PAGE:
Francisco: Yeah, you can say he’s the Willy Wonka of adventure. We know that DuckTales is a globetrotting adventure show. It’s part of the reason why in our pilot premiere, we do half of the episode in Duckburg, and the other half going all around the world. One of the things that we wanted to try to set up every time we go to a different location is we always want to try to be authentic. So, we would genuinely try to find voice actors- if we go to Egypt, we try to find Egyptian voice actors. If we go to China, we try to find Chinese voice actors to bring that extra level of interesting diversity and authenticity and present a world that kids actually see around them every day.
Technolgy has changed, so you had to make some changes to the world as it has evolved. Has Donald Duck a cell phone?
Matt: I think our approach to that was to just present a world that kids understand and know, but without beating you over the head with it. Like, we didn’t want the characteristic of Louie to be, “I have an iPad.” That’s not his character trait.
Francisco: But if Louie is trying to break into a room, he’s gonna do the same thing that every kid would do- pull out a YouTube video and look up how to do it. We wanted to be conscious of it without really paying too much attention to it. They’re not gonna get stuck in virtual reality. They’re not gonna get all those kinds of things.
Matt: We even rely on the characteristics of the characters to kinda tell us how they would live in this world. For example, if you watch, Donald has an iPhone type phone- and then Scrooge has a full gold flip phone because he hasn’t upgraded in 20 years.
The animation is so different. It has a comic book from a newspaper look, super cool!
Matt: That was something that we decided early on as we started developing the show. We wanted to make sure it still had a hand drawn feel to it, we wanted to make sure it felt hand crafted. We didn’t want to go the CG route, and there were a few reasons for that. One was the original series. When it was brought onto the air it was just a bunch of Disney animators making a TV show- Disney feature animators- making the best TV show that they could. And it was an amazingly animated show. It had the hand-crafted feel that we wanted to retain. But also, as we got into developing the show, we looked at the source material beyond just DuckTales.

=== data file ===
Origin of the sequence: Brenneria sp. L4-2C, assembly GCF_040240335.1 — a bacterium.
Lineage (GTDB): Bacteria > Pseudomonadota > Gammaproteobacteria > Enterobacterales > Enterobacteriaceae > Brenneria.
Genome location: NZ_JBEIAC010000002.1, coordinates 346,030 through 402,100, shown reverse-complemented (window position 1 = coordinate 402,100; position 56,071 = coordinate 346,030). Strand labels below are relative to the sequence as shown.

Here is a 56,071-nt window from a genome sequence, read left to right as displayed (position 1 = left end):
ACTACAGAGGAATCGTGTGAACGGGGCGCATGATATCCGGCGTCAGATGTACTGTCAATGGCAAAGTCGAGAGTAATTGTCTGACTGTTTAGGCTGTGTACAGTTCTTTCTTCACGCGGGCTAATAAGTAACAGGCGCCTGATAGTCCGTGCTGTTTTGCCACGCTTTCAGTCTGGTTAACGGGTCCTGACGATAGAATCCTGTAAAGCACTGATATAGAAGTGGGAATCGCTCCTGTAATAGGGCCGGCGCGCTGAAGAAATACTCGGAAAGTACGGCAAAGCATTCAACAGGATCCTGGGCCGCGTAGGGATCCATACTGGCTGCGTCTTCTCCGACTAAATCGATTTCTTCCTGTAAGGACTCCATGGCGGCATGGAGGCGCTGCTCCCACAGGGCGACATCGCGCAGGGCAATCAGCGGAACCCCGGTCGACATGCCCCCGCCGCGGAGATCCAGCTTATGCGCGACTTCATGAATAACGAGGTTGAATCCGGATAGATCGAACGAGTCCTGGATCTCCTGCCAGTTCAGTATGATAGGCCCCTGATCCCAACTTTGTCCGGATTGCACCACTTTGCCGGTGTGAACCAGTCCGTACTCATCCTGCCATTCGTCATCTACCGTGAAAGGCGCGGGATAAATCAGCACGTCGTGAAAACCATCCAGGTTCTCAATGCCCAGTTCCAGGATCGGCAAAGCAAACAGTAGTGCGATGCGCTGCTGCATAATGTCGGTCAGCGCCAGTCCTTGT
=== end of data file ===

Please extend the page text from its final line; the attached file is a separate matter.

We looked at the comic books that inspired DuckTales that were made by Carl Barks and other artists. And we wanted to be able to harken back to the roots a little bit more. So we developed this style, not only in having it be traditionally animated by hand but also in creating a style for the world that looked like it was inked by an artist’s brush. So that like it looks like comic book pages come to life a little bit. It was really important for us to kind of pay homage to where it came from and make it.
That also, to me, helps kind of ground it a little bit and make it feel more tangible and real. I think if it was CG, it would feel a little bit more artificial and hard to connect with. You’ve got this world of crazy weird ducks- like if you think about it, DuckTales doesn’t make any sense. It’s about ducks that go on adventures. But presenting it like a comic strip, that you automatically buy into.